Pictured Above: A white-tailed dear with Epizootic Hemorrhagic Disease. | DEC photo by Christine Martinez
The New York State Department of Environmental Conservation reported Sept. 16 that deer on Long Island have begun to fall ill and die from Epizootic Hemorrhagic Disease, which until now had been a problem primarily seen in Upstate New York.
The disease, spread to deer by midges, known locally as ‘no-see-ums,’ cannot be spread by deer or midges to humans or from deer to deer, according to the DEC, though the disease rapidly becomes fatal for deer.
This virus was first confirmed in New York deer in 2007, with relatively small outbreaks in Albany, Rensselaer, and Niagara counties, and in Rockland County in 2011. From early September to late October 2020, a large Epizootic Hemorrhagic Disease outbreak occurred in the lower Hudson Valley, centered in Putnam and Orange counties, with an estimated 1,500 deer mortalities, according to the DEC.
To date, the DEC has received reports of approximately 700 dead deer this year, with new cases reported this week in Columbia, Dutchess, Greene, Nassau, Oswego, Suffolk, and Ulster counties, along with suspected cases in Albany, Jefferson, Oneida, Orange, Putnam, Rensselaer, Rockland, Sullivan, and Westchester counties.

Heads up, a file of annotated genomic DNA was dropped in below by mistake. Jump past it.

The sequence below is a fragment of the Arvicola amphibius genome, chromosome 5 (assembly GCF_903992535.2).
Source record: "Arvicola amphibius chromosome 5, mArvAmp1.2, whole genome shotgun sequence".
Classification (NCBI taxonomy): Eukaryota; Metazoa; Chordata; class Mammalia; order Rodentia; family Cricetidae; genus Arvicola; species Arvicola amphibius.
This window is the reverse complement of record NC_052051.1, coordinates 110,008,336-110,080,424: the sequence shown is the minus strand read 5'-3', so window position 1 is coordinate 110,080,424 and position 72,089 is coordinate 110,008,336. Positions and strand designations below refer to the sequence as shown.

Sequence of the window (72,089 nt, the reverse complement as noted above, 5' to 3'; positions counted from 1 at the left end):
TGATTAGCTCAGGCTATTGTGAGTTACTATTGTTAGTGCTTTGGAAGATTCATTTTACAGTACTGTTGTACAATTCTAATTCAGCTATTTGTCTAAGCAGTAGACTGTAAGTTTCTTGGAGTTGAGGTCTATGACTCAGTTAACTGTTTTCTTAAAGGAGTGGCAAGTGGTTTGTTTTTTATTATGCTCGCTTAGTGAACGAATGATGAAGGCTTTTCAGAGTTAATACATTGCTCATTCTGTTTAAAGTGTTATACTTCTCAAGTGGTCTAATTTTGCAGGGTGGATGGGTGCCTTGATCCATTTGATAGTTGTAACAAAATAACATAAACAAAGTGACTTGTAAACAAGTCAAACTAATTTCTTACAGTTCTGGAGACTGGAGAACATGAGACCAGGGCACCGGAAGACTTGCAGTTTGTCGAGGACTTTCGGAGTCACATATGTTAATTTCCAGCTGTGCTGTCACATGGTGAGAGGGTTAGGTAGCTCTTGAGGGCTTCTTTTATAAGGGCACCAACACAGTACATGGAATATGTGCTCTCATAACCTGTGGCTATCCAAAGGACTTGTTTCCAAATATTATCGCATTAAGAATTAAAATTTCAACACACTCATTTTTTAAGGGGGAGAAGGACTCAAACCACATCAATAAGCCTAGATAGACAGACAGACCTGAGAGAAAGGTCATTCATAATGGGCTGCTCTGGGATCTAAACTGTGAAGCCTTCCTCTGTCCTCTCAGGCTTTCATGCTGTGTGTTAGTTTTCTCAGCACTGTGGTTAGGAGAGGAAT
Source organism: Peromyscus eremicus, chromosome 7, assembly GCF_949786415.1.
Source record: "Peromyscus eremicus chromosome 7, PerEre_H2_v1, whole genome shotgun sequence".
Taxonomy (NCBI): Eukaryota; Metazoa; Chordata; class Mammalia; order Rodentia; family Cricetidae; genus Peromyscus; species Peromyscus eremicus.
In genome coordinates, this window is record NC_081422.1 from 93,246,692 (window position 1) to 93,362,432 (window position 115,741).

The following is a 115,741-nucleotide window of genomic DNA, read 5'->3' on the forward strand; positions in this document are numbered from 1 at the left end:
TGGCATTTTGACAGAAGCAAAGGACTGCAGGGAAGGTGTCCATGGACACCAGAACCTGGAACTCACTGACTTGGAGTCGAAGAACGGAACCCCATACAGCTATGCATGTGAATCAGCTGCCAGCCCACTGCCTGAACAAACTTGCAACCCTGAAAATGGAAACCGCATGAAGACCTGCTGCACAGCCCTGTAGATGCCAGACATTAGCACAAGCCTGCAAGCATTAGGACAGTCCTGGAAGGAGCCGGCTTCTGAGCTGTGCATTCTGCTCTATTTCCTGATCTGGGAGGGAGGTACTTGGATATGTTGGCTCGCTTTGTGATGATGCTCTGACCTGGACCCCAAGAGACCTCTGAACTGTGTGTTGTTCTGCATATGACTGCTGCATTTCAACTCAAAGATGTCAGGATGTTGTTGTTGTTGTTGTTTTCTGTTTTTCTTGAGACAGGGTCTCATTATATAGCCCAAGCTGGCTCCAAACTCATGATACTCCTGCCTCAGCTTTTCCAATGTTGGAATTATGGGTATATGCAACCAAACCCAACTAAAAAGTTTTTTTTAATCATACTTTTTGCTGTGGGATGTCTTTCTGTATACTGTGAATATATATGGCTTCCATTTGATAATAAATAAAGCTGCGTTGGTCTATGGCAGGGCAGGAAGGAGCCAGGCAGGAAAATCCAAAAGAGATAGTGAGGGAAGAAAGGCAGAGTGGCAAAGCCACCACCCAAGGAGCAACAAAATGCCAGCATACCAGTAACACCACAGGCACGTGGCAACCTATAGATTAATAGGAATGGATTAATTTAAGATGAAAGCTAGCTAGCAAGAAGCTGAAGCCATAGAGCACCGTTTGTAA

EHD outbreaks are most common in the late summer and early fall, when midges are abundant, although initial cases this year were detected in late July. Signs of the EHD virus include fever, hemorrhage in muscles or organs, and swelling of the head, neck, tongue, and lips. A deer infected with EHD may appear lame or dehydrated.
Once infected with the virus, known as EHD, deer usually die within 36 hours. Infected deer frequently seek out water sources and many succumb to the disease near a water source. There is no treatment or means to prevent EHD, according to the DEC, though dead deer do not serve as a source of infection for other animals.
According to the DEC, “EHD outbreaks do not have a significant long-term impact on regional deer populations, but deer mortality can be significant in small geographic areas. EHD is endemic in the southern states, which report annual outbreaks, so some southern deer have developed immunity. In the northeast, EHD outbreaks occur sporadically and deer in New York have no immunity to this virus. Consequently, most EHD-infected deer in New York are expected to die. The first hard frost is expected to kill the midges that transmit the disease, ending the EHD outbreak.”
The DEC is asking members of the public to report sightings of sick or dead deer suspected of having EHD via a new online EHD reporting form, also available via DEC’s website or by contacting the nearest DEC Regional Wildlife Office. The DEC expects to continue to collect samples from deer and analyze data from deer reports to determine the extent of the outbreak, and has alerted Department of Agriculture and Markets veterinarians in the region to be aware of the disease and to report suspicious cases among captive deer.